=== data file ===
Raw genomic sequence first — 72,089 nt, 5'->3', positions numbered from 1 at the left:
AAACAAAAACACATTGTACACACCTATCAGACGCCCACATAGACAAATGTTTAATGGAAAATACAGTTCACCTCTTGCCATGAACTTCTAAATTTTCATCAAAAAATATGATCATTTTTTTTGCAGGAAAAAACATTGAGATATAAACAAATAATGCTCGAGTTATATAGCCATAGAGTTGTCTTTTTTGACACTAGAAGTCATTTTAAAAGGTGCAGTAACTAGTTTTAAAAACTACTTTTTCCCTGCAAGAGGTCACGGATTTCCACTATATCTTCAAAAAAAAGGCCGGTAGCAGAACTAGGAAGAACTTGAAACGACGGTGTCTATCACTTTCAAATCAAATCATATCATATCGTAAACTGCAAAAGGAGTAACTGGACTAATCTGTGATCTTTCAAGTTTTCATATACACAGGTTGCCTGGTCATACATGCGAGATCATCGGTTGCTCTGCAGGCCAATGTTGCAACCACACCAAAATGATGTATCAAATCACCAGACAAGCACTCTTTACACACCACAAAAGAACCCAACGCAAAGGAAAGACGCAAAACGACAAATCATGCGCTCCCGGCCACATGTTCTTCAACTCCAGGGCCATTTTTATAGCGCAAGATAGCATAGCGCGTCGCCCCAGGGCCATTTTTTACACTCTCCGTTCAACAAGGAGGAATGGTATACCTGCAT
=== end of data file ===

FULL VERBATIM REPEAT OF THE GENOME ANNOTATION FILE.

Raw genomic sequence first — 72,089 nt, 5'->3', positions numbered from 1 at the left:
AAACAAAAACACATTGTACACACCTATCAGACGCCCACATAGACAAATGTTTAATGGAAAATACAGTTCACCTCTTGCCATGAACTTCTAAATTTTCATCAAAAAATATGATCATTTTTTTTGCAGGAAAAAACATTGAGATATAAACAAATAATGCTCGAGTTATATAGCCATAGAGTTGTCTTTTTTGACACTAGAAGTCATTTTAAAAGGTGCAGTAACTAGTTTTAAAAACTACTTTTTCCCTGCAAGAGGTCACGGATTTCCACTATATCTTCAAAAAAAAGGCCGGTAGCAGAACTAGGAAGAACTTGAAACGACGGTGTCTATCACTTTCAAATCAAATCATATCATATCGTAAACTGCAAAAGGAGTAACTGGACTAATCTGTGATCTTTCAAGTTTTCATATACACAGGTTGCCTGGTCATACATGCGAGATCATCGGTTGCTCTGCAGGCCAATGTTGCAACCACACCAAAATGATGTATCAAATCACCAGACAAGCACTCTTTACACACCACAAAAGAACCCAACGCAAAGGAAAGACGCAAAACGACAAATCATGCGCTCCCGGCCACATGTTCTTCAACTCCAGGGCCATTTTTATAGCGCAAGATAGCATAGCGCGTCGCCCCAGGGCCATTTTTTACACTCTCCGTTCAACAAGGAGGAATGGTATACCTGCAT